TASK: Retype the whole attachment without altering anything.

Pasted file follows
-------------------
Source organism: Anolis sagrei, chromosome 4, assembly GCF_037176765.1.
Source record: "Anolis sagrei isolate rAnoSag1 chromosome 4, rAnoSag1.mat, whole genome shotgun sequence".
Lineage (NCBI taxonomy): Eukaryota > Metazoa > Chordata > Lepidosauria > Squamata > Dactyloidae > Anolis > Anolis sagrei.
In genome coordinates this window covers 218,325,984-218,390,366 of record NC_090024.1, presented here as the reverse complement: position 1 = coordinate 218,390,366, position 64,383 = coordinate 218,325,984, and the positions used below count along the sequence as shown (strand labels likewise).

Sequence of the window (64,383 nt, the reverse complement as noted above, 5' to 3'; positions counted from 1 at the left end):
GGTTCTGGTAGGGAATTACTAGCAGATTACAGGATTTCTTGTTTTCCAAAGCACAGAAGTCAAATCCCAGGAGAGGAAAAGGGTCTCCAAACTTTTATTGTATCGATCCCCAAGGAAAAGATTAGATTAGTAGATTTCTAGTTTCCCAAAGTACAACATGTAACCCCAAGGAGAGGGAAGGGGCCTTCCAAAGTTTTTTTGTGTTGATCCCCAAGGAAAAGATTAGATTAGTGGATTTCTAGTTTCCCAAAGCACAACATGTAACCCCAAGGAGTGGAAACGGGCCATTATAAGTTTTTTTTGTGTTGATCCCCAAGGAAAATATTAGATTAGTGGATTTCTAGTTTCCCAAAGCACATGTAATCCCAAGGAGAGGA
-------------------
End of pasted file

Source organism: Anolis sagrei, chromosome 4, assembly GCF_037176765.1.
Source record: "Anolis sagrei isolate rAnoSag1 chromosome 4, rAnoSag1.mat, whole genome shotgun sequence".
Lineage (NCBI taxonomy): Eukaryota > Metazoa > Chordata > Lepidosauria > Squamata > Dactyloidae > Anolis > Anolis sagrei.
In genome coordinates this window covers 218,325,984-218,390,366 of record NC_090024.1, presented here as the reverse complement: position 1 = coordinate 218,390,366, position 64,383 = coordinate 218,325,984, and the positions used below count along the sequence as shown (strand labels likewise).

Sequence of the window (64,383 nt, the reverse complement as noted above, 5' to 3'; positions counted from 1 at the left end):
GGTTCTGGTAGGGAATTACTAGCAGATTACAGGATTTCTTGTTTTCCAAAGCACAGAAGTCAAATCCCAGGAGAGGAAAAGGGTCTCCAAACTTTTATTGTATCGATCCCCAAGGAAAAGATTAGATTAGTAGATTTCTAGTTTCCCAAAGTACAACATGTAACCCCAAGGAGAGGGAAGGGGCCTTCCAAAGTTTTTTTGTGTTGATCCCCAAGGAAAAGATTAGATTAGTGGATTTCTAGTTTCCCAAAGCACAACATGTAACCCCAAGGAGTGGAAACGGGCCATTATAAGTTTTTTTTGTGTTGATCCCCAAGGAAAATATTAGATTAGTGGATTTCTAGTTTCCCAAAGCACATGTAATCCCAAGGAGAGGA